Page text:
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 Tuesday, 7 January, 2003, 14:22 GMT
Teenager wins DVD court battle
Disk in computer drive, Eyewire
A Norwegian court has acquitted a teenager accused by US entertainment groups of creating tools for hackers

The court acquitted Jon Johansen on all charges and said he did not break the law when he created a system that could remove copy protection on DVDs.

The ruling by the court said there was no evidence that Mr Johansen was helping people break the law as the US film industry claimed.

The decision is a serious blow to US entertainment industry ambitions to extend control over what people can do with the movies, music and software they have bought.

Fair use

In 1999, Norwegian police raided the home of teenager Jon Lech Johansen following a complaint by US entertainment giants that the software he had created was being used to help people pirate DVDs.

Jon Johansen, AP
Mr Johansen became a mascot for web libertarians
Mr Johansen produced software, called DeCSS, that could strip the Content Scrambling System (CSS) from DVD disks.

Mr Johansen said he created the DeCSS software to let him watch DVDs he purchased on a Linux computer rather than an expensive DVD player.

Mr Johansen maintained that he should have the right to watch films he had legally bought on a device of his choosing.

Now the Norwegian court has backed Mr Johansen and said there was "no evidence" that what he did was aiding DVD piracy.

With no evidence that Mr Johansen was engaged in piracy or that he was aiding others to illegally copy disks the Norwegian court had no choice but to acquit the teenager.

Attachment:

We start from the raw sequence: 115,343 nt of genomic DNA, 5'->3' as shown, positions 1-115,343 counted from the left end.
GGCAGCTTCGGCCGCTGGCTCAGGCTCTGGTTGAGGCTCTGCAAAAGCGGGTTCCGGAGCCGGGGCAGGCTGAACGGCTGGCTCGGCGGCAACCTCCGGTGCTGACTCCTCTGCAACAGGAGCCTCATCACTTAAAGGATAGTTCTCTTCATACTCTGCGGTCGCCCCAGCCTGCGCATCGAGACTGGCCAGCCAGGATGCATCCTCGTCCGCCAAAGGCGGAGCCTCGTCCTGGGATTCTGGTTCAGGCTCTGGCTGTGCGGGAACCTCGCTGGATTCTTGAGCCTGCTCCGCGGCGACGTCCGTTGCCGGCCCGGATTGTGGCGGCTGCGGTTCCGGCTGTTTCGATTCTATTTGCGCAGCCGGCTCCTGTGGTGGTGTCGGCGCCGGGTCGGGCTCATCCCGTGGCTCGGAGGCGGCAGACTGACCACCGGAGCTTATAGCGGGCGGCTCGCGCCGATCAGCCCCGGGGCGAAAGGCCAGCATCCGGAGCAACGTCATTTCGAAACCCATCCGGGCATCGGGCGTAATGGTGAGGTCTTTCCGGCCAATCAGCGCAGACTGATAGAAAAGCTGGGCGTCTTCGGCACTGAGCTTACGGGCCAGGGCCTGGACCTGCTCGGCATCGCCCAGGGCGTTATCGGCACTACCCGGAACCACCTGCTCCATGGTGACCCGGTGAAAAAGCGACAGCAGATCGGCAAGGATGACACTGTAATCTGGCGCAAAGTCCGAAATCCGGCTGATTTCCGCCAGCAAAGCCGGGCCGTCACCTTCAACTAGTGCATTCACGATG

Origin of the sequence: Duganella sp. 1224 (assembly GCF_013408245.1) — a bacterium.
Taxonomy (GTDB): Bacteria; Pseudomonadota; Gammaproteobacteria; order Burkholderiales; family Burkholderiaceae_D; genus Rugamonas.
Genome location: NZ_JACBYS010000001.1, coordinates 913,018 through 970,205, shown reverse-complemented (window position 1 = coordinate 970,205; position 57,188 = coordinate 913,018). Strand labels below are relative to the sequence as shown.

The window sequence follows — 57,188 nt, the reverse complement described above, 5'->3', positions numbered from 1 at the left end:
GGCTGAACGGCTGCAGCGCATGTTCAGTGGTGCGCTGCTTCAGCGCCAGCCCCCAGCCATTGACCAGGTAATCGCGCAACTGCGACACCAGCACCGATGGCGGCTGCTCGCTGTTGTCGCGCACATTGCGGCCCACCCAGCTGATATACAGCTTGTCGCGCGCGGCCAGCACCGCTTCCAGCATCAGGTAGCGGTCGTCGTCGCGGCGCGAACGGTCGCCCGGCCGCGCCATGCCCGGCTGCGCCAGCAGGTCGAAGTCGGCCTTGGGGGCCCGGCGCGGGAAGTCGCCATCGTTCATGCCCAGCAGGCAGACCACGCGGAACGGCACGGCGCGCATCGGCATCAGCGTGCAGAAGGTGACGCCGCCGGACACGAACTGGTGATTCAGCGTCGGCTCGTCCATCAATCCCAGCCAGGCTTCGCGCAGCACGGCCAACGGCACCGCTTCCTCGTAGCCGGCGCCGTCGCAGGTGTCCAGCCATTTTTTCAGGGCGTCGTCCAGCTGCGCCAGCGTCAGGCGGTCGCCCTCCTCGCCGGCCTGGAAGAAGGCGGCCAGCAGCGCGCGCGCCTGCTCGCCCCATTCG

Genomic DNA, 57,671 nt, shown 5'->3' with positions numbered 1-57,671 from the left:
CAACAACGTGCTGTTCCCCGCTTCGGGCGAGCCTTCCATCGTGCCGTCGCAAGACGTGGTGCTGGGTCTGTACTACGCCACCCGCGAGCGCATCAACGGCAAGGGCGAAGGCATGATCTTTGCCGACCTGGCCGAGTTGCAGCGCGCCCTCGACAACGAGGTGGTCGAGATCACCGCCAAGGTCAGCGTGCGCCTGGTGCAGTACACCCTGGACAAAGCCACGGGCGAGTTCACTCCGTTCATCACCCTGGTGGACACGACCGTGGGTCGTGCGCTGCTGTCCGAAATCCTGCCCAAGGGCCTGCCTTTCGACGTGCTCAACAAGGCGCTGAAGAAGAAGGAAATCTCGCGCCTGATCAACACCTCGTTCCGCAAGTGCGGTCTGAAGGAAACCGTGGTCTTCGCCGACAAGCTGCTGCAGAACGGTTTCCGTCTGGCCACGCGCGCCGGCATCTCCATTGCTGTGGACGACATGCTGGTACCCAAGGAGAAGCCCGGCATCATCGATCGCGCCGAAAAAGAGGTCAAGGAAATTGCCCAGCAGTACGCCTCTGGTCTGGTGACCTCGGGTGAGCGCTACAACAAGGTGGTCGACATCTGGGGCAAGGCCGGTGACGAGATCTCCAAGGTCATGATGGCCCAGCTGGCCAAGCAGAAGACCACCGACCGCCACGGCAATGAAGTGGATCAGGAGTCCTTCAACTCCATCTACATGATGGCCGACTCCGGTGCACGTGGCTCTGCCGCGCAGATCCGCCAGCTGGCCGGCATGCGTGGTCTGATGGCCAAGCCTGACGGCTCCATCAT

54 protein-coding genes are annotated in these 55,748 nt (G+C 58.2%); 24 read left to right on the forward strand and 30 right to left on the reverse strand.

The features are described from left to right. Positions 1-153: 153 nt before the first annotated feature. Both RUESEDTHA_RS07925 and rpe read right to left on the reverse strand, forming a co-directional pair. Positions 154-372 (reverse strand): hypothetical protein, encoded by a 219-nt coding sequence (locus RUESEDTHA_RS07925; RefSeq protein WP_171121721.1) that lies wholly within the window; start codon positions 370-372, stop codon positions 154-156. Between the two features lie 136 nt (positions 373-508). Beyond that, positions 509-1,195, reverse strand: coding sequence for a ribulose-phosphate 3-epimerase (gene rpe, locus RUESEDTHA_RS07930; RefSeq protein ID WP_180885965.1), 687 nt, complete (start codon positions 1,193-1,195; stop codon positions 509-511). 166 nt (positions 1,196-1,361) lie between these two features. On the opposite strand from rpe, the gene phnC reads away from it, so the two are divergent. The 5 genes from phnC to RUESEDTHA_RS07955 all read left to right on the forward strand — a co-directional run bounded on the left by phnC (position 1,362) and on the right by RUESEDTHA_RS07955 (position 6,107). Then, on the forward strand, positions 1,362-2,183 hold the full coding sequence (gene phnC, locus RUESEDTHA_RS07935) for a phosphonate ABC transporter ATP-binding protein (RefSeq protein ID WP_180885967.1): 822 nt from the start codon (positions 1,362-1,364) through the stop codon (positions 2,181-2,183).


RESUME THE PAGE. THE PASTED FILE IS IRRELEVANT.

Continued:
The court also ruled that it was not illegal to use DeCSS to watch legally obtained DVD films.

Media mogul

The court case pitted the mighty Motion Picture Association of America against Mr Johansen and was widely seen as a test case for US ambitions to extend its control over what people can do with copyrighted materials.

The Norwegian newspaper Aftenposten broke the news about the court case.

US laws, such as the Digital Millennium Copyright Act, have encouraged movie and music industry associations to pursue people who they see as aiding piracy.

These ambitions have been dented recently by two court decisions.

The first concerned Russian software firm Elcomsoft which was accused of creating tools that could unlock encryption controls of electronic books.

But in late 2002 a US court acquitted Elcomsoft and said the firm had done nothing wrong.

Now Norwegian judges have issued another rebuff to the US entertainment giants.

  WATCH/LISTEN
  ON THIS STORY
  The BBC's Christen Thomson
"Hollywood is limping away from this fight"
See also:

17 Dec 02 | Technology
10 Dec 02 | Technology
16 Aug 02 | Technology
17 Jan 02 | New Media
18 Dec 02 | Technology
29 Nov 01 | New Media
21 Oct 02 | dot life
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